“There’s nothing wrong with having a tree as a friend.” — Bob Ross
Welcome to our “Considerate Camper” series. These are posts with tips and reminders on how to keep our provincial parks clean and healthy. Already know how it’s done? Please share these posts along for less-experienced campers 🙂
We’re taking a leaf out of the Lorax’s book and speaking for the trees today!
When maintaining our campgrounds, we often notice marks in our trees. Many are from axes and nails, and plenty of trees have names, shapes and initials carved across their bark.
Did you know these holes and gouges risk the tree’s health and may result in its destruction?
This post comes to us from Lesley Ng, Natural Heritage Education Leader at Sleeping Giant Provincial Park.
Recently, park staff removed three outhouses from Marie Louise Lake Campground, leaving a blank footprint.
With funds available for Ontario Parks 125th anniversary stewardship initiatives, Sleeping Giant submitted a proposal to plant a few more trees this season.
What is it about White Pine? No other tree species in Ontario seems to inspire as much reverence and passion.
The history of White Pine is deeply intertwined with the history of people in Ontario. It has been an important species for Indigenous people for millennia, played a huge role in establishing Ontario’s cities, and has faced some tough challenges, including one that led to one of our province’s most amazing ecological restoration stories.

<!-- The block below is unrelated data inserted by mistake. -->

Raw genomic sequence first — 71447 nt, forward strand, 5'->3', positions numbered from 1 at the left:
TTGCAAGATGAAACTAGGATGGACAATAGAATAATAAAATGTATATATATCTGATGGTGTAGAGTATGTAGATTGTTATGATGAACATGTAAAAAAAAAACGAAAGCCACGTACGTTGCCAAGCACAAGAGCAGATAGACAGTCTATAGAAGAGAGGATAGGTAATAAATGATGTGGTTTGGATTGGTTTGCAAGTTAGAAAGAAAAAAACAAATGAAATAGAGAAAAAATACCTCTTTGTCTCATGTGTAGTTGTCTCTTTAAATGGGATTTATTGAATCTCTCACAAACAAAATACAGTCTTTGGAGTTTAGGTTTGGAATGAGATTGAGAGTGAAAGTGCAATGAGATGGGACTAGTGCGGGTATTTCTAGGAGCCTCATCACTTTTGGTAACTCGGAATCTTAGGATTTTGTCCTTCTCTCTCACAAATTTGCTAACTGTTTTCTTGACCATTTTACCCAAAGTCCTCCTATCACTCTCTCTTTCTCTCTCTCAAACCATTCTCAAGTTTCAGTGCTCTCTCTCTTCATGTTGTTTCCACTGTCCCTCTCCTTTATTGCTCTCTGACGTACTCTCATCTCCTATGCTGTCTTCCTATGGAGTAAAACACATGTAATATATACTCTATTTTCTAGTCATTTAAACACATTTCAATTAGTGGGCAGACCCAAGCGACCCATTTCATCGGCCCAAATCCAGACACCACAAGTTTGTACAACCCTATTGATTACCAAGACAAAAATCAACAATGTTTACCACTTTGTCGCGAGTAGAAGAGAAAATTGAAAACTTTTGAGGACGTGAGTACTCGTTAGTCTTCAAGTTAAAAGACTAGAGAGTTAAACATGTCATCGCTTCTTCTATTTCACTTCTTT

But we are getting ahead of ourselves — let’s start at the beginning!
When it comes to tree-planting, Sandbanks Provincial Park goes all out.
But did you know this Prince Edward County provincial park rescues trees, too?
The park uses an arsenal of traps, invisible fences, GPS and companion trees to target diseases and insects that attack Ontario trees.
Nothing says Canada like a maple leaf. That’s why Sandbanks Provincial Park planted 150 Sugar Maples this spring.
And those maples are part of a bigger plan. Over the past ten years, this Picton-area park has planted a whopping 100,000 trees! This year alone, Sandbanks “grew” by 36,000 trees.
Spring invigorates us, renews us, and makes us optimistic. Leaves sprout, flowers bloom, and birds sing. Winter is gone (mostly), and we can look forward to warmer sunny days.
We get excited about spring because of colour too. Green leaves mean summer is just around the corner.
If we look a bit closer though, we’ll see that there’s more than just green in the forest…
Ever wonder what kind of trees are in Ontario Parks? The Ontario Tree Atlas will tell you. Sixty-seven (67) native trees are listed along with an Ontario map which shows where the trees grow. Photos of all the trees plus descriptions on each are also included.